Mr Morrison said the decision to implement the travel ban was made “to substantially reduce the volume of travellers coming from mainland China” after a meeting of the Chief Medical Officers of all states and territories on Saturday.
Mr Morrison said the meeting noted the “increasing but still relatively small number of cases in provinces outside the Hubei province and the now resulting risk posed from travellers from all of mainland China”.
There have been 12 confirmed cases of coronavirus in Australia so far, including a fourth case in Victoria and two new cases in South Australia on Saturday.
The Department of Foreign Affairs and Trade has also changed its travel advice for China to “do not travel”.
Mr Morrison said the Border Force commissioner would be given the discretion to allow entry to people on flights arriving on Sunday morning.
“They consider that the immediate threat is low but we need to get these arrangements in place as soon as possible,” Mr Morrison said.
“Within 24 hours our advice is that they’ll be able to step up those processes throughout the international channels far more effectively.”
Mr Morrison said that 500,000 masks and thermometers will be provided to airports.
Qantas has announced that it will suspend its flights from mainland China from February 9 until March 29.
The US has announced that it will ban non-US citizens who have recently travelled to China from entering the country from Sunday.
The World Health Organisation currently does not recommend limiting trade and movement, with its director-general Tedros Adhanom Ghebreyesus saying that “travel restrictions can cause more harm than good by hindering [information] sharing and medical supply chains and harming economies”.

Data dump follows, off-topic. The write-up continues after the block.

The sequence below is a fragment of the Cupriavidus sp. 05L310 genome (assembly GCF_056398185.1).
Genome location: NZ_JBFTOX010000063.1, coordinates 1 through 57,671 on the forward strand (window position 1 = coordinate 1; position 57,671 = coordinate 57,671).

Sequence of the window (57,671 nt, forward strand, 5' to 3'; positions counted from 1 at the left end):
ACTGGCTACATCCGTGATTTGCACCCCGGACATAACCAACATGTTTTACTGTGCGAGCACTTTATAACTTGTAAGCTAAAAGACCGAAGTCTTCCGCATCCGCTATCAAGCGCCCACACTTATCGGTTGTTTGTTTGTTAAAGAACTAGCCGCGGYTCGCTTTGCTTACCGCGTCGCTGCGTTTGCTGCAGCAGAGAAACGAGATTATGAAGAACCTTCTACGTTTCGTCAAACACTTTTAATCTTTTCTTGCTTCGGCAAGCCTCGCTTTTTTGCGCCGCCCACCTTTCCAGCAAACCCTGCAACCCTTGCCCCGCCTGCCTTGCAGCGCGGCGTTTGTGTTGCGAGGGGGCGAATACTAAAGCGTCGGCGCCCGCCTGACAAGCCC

However, Mr Morrison said “our medical advice was that it was in the interests of Australians” to implement restrictions on travel.
Mr Morrison also denied that the decision to transfer people being evacuated from Wuhan to Christmas Island for two weeks was controversial.
“I think…[Australians] also want to be assured that the quarantine arrangements, when we are taking people from the most-affected part of China – which is where this virus began and where the human-to-human contact has been the most prolific – that we are taking the most serious precautions in putting the quarantine arrangements in place,” Mr Morrison said.
Mr Morrison said he has also told Education Minister Dan Tehan to work with universities to minimise disruption to international students, about 211,000 of whom are from China.
“That can mean the delaying of the commencement of courses, the providing of courses online in the initial phases, the delaying of orientation weeks,” Mr Morrison said.
Catriona Jackson, chief executive of the sector’s peak body Universities Australia, said universities will look to offer online study and deferred start date options to affected students.
Education reporter at The Sydney Morning Herald